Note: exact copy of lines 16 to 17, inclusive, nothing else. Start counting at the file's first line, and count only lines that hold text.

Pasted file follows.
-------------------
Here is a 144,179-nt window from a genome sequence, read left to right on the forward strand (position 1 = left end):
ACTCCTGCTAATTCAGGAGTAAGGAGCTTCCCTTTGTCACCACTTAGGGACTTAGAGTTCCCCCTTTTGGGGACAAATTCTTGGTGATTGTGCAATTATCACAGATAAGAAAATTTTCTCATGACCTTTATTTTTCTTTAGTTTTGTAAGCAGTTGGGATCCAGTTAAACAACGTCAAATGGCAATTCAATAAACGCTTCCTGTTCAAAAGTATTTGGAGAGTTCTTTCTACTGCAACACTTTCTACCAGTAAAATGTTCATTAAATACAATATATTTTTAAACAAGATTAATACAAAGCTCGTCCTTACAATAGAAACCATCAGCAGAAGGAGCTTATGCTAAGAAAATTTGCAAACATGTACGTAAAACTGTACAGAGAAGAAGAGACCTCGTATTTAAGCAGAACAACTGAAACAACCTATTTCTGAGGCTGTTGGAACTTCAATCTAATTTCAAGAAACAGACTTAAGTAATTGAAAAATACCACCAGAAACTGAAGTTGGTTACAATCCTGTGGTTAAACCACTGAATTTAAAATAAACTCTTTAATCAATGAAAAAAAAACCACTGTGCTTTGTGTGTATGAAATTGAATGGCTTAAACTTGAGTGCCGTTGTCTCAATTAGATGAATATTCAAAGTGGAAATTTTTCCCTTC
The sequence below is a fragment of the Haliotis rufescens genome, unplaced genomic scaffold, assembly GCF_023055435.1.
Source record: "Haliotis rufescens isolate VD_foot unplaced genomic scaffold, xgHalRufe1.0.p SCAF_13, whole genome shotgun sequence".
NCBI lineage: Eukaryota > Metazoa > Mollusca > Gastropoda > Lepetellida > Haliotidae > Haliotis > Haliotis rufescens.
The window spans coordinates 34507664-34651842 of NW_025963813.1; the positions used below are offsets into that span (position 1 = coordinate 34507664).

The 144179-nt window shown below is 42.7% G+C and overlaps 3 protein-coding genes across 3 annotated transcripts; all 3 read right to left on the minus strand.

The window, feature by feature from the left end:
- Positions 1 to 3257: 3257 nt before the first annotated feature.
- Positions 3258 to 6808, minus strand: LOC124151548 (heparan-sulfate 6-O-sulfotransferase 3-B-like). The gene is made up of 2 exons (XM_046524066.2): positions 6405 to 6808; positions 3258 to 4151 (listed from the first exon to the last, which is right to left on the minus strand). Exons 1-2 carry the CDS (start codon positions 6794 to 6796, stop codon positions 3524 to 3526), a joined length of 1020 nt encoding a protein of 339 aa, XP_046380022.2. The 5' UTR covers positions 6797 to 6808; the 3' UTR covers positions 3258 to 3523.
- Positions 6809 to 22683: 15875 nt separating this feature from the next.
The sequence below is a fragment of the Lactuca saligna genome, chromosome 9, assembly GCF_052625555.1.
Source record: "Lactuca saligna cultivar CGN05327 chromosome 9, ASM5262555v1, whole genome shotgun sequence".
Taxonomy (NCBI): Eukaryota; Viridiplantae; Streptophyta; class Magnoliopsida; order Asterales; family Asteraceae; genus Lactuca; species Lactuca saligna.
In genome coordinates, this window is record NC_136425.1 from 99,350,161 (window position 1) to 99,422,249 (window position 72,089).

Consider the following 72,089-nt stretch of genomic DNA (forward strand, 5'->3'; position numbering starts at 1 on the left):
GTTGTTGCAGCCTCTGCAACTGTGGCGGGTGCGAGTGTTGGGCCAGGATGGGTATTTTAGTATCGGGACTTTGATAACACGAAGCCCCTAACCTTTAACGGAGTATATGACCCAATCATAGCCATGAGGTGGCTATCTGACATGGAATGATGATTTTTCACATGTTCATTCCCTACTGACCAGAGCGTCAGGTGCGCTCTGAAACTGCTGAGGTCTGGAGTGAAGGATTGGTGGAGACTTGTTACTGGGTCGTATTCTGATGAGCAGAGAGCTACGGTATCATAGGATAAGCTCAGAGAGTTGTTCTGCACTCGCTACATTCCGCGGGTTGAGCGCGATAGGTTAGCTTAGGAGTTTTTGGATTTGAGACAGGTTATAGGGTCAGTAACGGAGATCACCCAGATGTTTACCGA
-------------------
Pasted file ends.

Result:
Consider the following 72,089-nt stretch of genomic DNA (forward strand, 5'->3'; position numbering starts at 1 on the left):
GTTGTTGCAGCCTCTGCAACTGTGGCGGGTGCGAGTGTTGGGCCAGGATGGGTATTTTAGTATCGGGACTTTGATAACACGAAGCCCCTAACCTTTAACGGAGTATATGACCCAATCATAGCCATGAGGTGGCTATCTGACATGGAATGATGATTTTTCACATGTTCATTCCCTACTGACCAGAGCGTCAGGTGCGCTCTGAAACTGCTGAGGTCTGGAGTGAAGGATTGGTGGAGACTTGTTACTGGGTCGTATTCTGATGAGCAGAGAGCTACGGTATCATAGGATAAGCTCAGAGAGTTGTTCTGCACTCGCTACATTCCGCGGGTTGAGCGCGATAGGTTAGCTTAGGAGTTTTTGGATTTGAGACAGGTTATAGGGTCAGTAACGGAGATCACCCAGATGTTTACCGA